Shadow Adviser to the President—Kenneth L. Lay

Lay is the head of Enron, the largest electricity trader in the United States and a top contributor to the Bush presidential campaign. Lay has used his close relationship with the President to pressure the chairman of the Federal Energy Regulatory Commission to speed up energy deregulation. Lay has apparently provided Bush with a list of preferred candidates for key commission posts. Thanks in part to the California energy crisis, Enron has quickly grown into a $100 billion company. Bush and Cheney rely on Lay for advice; some administration appointees must first be “interviewed” by Lay before getting the job.

As you can see, friends and neighbors, this is a regime that is intent on lining its pockets—and who won’t leave office without a fight. It is their mission to combine their economic and (newly acquired) political power to rule the country and help their friends get even richer along the way.

These Stupid White Men must be stopped. I have informed Kofi Annan of the various locations where these (mostly) men can be found and apprehended by U.N. troops. Mr. Annan, I beseech you. You have invaded other countries for less grievous offenses. Do not ignore our plight. We plead with you: Save the United States of America! Demand that new, clean elections be held. Give the junta forty-eight hours to agree—and, if they don’t, then treat them to a U.S. Air Force-style laser light show!

How To Stage the Countercoup
We, the people, can start a groundswell that will eventually topple the Bush/Cheney Junta—with a commitment of only a couple of hours a week. Here’s bow:
1. Contact your representatives on a weekly basis, and get three friends to do the same. Senators, members of congress, and other elected officials PAY CAREFUL ATTENTION to the calls, letters, and telegrams they receive. Each day they receive a tally of their constituents’ messages. Take just a few minutes each week, and let your thoughts be known.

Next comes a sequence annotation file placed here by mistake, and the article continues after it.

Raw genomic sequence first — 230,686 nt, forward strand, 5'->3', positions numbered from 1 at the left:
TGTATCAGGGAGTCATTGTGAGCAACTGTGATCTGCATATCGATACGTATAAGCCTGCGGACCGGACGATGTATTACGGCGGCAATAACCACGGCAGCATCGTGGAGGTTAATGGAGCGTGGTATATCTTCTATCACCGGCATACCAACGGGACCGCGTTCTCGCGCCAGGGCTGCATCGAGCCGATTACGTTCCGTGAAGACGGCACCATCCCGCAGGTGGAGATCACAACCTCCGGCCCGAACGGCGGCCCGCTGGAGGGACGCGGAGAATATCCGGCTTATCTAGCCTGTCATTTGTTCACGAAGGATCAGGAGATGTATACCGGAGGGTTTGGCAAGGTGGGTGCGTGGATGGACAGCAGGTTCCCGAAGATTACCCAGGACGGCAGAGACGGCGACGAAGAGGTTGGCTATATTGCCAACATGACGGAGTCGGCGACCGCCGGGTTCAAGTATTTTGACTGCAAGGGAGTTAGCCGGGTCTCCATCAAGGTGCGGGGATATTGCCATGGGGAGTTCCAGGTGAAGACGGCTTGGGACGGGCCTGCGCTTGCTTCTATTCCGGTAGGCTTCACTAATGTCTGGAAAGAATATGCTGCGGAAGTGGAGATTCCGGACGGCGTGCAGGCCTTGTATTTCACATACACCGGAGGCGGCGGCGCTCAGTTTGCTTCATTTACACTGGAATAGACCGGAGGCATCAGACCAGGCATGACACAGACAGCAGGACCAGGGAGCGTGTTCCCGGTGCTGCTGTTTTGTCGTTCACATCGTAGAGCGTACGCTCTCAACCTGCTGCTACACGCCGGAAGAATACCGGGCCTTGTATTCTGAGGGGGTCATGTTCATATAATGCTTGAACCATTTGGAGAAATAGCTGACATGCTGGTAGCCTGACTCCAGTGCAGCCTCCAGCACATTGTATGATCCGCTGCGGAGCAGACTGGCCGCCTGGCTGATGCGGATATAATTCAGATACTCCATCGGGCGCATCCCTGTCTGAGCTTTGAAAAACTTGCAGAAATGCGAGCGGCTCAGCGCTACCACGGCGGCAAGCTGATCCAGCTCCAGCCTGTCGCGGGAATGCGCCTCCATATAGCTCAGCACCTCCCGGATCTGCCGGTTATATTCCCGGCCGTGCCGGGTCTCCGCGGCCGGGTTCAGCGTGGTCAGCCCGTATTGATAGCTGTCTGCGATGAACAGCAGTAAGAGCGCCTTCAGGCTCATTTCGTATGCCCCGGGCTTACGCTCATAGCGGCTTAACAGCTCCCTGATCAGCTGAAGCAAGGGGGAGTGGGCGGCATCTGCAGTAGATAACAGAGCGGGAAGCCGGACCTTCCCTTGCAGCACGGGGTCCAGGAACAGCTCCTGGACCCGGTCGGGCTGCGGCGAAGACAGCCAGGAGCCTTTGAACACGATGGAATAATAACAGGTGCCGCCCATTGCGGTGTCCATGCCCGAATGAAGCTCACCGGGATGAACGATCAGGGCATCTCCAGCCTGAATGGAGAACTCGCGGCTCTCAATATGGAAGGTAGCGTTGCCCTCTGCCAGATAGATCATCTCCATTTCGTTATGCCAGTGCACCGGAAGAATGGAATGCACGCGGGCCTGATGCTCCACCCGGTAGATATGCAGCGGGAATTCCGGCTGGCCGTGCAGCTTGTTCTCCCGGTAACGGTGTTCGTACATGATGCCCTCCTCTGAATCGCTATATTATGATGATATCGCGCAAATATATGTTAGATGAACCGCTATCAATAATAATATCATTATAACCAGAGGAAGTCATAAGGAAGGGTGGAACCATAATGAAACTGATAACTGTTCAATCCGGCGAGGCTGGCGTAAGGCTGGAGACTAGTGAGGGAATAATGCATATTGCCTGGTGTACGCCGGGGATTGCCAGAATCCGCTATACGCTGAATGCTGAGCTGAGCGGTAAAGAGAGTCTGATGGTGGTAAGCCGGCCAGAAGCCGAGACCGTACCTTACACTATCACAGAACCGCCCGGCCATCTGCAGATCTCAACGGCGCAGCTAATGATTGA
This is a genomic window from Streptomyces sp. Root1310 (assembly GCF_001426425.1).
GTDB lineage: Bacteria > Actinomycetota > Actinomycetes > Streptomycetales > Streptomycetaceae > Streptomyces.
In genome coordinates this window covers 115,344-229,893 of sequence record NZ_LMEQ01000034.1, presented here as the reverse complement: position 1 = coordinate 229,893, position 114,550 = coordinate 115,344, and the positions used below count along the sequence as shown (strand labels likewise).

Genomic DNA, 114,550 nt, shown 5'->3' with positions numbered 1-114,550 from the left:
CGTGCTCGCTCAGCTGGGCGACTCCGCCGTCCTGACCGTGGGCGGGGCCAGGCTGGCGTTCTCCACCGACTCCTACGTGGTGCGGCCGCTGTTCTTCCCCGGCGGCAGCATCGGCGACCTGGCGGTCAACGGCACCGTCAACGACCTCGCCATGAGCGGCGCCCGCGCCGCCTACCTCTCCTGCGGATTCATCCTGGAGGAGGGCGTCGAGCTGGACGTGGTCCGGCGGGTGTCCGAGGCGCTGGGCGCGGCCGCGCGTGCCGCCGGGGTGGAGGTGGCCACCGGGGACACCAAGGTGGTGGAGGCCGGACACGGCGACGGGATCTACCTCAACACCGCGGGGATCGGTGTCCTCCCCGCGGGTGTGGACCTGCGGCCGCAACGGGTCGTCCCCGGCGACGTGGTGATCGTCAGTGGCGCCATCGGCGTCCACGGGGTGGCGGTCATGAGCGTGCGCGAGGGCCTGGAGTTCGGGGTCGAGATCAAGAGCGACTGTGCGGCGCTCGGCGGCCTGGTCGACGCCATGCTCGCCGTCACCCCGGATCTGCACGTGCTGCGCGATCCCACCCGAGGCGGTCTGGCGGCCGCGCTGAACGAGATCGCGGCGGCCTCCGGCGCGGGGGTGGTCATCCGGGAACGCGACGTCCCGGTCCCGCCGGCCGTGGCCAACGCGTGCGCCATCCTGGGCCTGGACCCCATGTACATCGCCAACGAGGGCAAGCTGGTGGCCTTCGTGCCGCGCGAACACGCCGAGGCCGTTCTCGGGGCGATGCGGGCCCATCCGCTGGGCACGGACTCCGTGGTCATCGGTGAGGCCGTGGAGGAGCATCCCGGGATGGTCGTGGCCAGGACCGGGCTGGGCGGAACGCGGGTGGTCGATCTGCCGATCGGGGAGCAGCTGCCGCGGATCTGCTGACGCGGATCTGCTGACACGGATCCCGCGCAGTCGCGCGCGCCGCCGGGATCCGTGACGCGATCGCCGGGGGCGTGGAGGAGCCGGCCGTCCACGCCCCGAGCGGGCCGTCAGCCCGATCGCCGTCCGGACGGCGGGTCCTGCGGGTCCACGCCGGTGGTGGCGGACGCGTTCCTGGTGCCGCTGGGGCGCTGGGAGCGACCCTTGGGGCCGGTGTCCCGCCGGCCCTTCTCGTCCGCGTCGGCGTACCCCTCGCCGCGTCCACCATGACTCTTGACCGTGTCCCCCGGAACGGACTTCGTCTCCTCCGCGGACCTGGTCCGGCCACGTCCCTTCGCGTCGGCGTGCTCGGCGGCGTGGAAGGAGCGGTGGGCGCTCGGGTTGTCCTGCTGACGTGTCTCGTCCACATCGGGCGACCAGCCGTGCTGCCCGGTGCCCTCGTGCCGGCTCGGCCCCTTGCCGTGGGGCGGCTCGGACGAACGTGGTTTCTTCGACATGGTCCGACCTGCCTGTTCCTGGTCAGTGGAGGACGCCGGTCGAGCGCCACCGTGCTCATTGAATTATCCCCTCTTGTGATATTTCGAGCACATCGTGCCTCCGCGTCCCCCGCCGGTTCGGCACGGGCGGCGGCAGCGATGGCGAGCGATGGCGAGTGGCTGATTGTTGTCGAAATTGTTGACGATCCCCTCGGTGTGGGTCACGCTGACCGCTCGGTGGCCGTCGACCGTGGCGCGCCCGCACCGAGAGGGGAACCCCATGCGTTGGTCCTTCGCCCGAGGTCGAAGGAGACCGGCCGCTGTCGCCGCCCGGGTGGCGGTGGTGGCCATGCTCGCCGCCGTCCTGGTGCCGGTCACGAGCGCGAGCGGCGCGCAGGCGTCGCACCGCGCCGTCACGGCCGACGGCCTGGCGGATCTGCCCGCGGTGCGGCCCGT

The Bush agenda can be brought to a grinding halt by a public outcry—and even a few hundred letters can constitute an outcry. Several Bush policies have already been shelved after public disapproval. IT WORKS! We all whine too much; why not put it to good use? Pick an issue you care about and do the following today:

a. Call 202-224-3121—the U.S. Capitol switchboard. just tell them your zip code, and they’ll transfer you to your representative.

b. Write to: Office of Senator [Name], United States Senate, Washington, DC 20510; or to: Office of Representative [Name], United States House of Representatives, Washington DC, 20515.

c. E-mail: For Senators, go to; for Representatives, go to

d. Send a telegram: call Western Union—1-800-325-6000—or visit their Web site:

2. Dog Bush Wherever He Goes. If you hear Junior’s coming to town, organize a group of friends to protest the event. Remind the media that Bush doesn’t govern by the will of the people. Be loud. Be funny. Signs, street theater, mock trials—show him there’s no safe haven from the Truth.
3. Force the Democrats to do their job. Obviously, the easiest way to counter the coup is to get the “opposition” to fight the good fight. But it won’t be easy: today’s Democrats have little time for those who can’t make their $1,000-a-plate dinners. So here’s how to start a little Democratic behavior modification program:

Take the Pledge. Go to my Web site ( and sign the on-line petition that challenges the Democrats in Congress to stand up to Bush/Cheney and fast—or we’ll work to deny them Congressional leadership next year by running Greens in close races where the Democrat’s just a Republican in a bad suit.

Take over your local Democratic Party. In most counties the local Democratic Party is ran by just a few people, ‘cause most citizens would never think of showing up. Go the next county or town Party meeting, and bring ten friends. In most cases your bunch will constitute a majority. Use the rules and the state party by-laws (which can often be found on the Web) and seize control.
4. YOU must run for office. That’s right—YOU, the person reading this book. It’s the only way things are ever going to change. Unless normal, decent people run for government office, the job is left to rascals. How can we carp about crooked politicians if we won’t do the job ourselves? It’s time for YOU to throw your hat in the ring—and to do it next year. You can run for school board, city council, county treasurer, drain commissioner, city or county clerk, state representative, state senate, state board of education, secretary of state, governor, member of Congress, U.S. Senator, even dogcatcher—or any number of other offices. The one you should definitely run for is precinct delegate. Every precinct in America elects delegates from each party; it may be the lowliest office, but it’s also the foundation on which the whole house of cards is built. Selected delegates attend the national party conventions to nominate the presidential candidates; you should be among them.